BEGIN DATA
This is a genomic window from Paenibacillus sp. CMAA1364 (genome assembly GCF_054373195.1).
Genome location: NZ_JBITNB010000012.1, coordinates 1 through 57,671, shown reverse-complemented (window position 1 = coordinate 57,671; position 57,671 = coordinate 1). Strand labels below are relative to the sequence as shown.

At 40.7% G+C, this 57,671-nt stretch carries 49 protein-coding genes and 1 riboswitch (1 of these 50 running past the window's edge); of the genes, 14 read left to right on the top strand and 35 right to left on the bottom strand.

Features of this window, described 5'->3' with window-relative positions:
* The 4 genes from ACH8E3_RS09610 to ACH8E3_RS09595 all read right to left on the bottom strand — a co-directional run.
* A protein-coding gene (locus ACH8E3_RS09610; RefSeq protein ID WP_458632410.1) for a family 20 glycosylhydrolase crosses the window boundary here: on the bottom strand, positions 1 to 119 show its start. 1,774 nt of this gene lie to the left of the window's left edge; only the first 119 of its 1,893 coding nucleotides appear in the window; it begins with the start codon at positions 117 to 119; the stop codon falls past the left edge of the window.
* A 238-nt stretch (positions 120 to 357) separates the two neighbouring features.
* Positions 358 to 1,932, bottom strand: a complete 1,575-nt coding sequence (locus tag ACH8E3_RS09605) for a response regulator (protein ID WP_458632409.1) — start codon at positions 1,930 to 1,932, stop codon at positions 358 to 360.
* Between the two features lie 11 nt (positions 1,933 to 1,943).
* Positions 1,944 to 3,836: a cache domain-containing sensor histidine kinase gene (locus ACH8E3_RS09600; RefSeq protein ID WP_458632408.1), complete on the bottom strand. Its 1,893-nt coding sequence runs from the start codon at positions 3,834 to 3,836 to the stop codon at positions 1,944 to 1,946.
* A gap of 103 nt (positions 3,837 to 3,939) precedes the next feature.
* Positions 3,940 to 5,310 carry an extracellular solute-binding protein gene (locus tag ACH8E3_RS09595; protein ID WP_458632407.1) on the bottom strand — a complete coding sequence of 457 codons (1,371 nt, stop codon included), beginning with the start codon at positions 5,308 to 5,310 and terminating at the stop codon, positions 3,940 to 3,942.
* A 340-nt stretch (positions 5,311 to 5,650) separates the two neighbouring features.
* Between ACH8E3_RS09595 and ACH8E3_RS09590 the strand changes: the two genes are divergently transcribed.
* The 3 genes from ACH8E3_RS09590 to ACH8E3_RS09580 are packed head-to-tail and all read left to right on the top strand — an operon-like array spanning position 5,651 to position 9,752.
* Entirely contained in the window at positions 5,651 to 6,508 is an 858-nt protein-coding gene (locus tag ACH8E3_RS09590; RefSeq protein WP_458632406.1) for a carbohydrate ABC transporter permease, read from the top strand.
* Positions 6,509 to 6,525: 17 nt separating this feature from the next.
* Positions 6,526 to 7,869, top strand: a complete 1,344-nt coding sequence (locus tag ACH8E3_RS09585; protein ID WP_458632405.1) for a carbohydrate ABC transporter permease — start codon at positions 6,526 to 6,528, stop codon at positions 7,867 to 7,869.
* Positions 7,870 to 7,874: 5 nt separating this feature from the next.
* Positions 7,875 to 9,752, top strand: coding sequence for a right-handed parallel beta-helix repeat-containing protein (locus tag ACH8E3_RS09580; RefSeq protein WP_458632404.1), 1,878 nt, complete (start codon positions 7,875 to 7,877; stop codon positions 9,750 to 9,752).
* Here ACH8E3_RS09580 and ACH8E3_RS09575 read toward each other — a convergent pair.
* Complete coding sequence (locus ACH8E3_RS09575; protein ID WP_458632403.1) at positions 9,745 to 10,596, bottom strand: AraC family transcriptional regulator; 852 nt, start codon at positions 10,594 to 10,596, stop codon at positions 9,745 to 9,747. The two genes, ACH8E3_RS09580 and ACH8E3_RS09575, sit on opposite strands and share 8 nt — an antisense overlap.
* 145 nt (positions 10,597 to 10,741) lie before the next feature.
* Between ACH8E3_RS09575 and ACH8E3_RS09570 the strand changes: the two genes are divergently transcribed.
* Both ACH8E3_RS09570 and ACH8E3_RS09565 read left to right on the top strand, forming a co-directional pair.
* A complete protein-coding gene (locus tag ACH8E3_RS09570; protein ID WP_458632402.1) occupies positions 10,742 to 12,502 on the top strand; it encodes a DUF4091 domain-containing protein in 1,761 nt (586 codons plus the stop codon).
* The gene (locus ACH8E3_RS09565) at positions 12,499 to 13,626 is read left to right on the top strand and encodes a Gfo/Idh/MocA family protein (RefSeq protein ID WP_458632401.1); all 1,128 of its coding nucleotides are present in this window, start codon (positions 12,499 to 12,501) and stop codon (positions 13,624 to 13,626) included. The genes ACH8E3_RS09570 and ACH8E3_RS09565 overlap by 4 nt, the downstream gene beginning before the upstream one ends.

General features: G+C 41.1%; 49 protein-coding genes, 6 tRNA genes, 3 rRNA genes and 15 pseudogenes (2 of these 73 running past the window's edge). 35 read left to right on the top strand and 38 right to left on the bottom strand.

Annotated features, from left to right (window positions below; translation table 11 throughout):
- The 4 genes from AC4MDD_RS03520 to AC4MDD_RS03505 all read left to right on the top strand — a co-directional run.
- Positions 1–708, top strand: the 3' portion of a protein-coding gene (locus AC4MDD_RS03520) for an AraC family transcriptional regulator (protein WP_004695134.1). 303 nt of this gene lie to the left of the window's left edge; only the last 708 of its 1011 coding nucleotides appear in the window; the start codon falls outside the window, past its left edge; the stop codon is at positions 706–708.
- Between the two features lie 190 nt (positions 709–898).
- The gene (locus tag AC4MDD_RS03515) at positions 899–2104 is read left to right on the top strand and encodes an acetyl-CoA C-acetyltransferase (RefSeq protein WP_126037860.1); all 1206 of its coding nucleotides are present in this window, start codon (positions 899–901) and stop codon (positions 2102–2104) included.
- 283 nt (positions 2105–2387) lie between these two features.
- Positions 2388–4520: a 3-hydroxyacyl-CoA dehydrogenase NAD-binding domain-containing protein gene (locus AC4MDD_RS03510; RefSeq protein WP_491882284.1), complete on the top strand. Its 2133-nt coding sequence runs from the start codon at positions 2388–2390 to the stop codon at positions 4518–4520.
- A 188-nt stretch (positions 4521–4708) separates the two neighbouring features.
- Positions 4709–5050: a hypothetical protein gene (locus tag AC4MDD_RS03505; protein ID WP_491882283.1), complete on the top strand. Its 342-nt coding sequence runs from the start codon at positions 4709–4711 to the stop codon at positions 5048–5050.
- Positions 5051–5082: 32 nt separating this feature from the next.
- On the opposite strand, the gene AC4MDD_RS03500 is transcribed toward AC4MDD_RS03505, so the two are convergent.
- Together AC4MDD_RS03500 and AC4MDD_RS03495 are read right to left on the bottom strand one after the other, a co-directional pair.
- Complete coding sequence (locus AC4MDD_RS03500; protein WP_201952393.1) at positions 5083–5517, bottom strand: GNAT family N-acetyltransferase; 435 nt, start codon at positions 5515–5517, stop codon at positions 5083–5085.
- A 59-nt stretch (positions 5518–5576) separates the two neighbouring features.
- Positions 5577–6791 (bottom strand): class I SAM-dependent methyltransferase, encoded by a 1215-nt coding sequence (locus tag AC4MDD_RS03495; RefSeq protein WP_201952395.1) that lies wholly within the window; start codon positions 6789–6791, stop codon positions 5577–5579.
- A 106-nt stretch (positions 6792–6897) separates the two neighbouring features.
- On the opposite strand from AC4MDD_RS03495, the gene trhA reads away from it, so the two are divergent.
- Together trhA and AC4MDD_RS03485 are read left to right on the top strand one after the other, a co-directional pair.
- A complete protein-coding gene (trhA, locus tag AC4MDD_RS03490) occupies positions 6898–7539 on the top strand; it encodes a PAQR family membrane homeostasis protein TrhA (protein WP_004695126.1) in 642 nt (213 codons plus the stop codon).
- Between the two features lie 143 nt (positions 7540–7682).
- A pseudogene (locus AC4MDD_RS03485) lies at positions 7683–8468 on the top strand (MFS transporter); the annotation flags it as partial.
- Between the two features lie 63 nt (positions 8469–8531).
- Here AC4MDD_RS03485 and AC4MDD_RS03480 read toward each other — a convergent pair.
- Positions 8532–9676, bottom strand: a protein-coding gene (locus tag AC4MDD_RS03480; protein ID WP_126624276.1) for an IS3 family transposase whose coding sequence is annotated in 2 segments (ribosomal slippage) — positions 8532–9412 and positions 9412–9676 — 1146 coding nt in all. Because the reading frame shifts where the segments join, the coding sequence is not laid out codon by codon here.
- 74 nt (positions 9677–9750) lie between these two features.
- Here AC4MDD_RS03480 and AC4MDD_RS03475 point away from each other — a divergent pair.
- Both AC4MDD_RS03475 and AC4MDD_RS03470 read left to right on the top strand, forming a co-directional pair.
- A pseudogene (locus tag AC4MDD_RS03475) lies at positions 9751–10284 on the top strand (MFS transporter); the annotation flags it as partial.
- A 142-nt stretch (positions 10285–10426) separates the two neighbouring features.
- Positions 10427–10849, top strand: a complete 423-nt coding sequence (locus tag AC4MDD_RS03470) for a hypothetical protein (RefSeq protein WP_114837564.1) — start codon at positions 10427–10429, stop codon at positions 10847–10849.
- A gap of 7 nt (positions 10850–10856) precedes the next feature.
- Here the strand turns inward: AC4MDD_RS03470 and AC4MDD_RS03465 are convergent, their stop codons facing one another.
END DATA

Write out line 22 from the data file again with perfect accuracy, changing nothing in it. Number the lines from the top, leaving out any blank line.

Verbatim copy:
* Complete coding sequence (locus ACH8E3_RS09575; protein ID WP_458632403.1) at positions 9,745 to 10,596, bottom strand: AraC family transcriptional regulator; 852 nt, start codon at positions 10,594 to 10,596, stop codon at positions 9,745 to 9,747. The two genes, ACH8E3_RS09580 and ACH8E3_RS09575, sit on opposite strands and share 8 nt — an antisense overlap.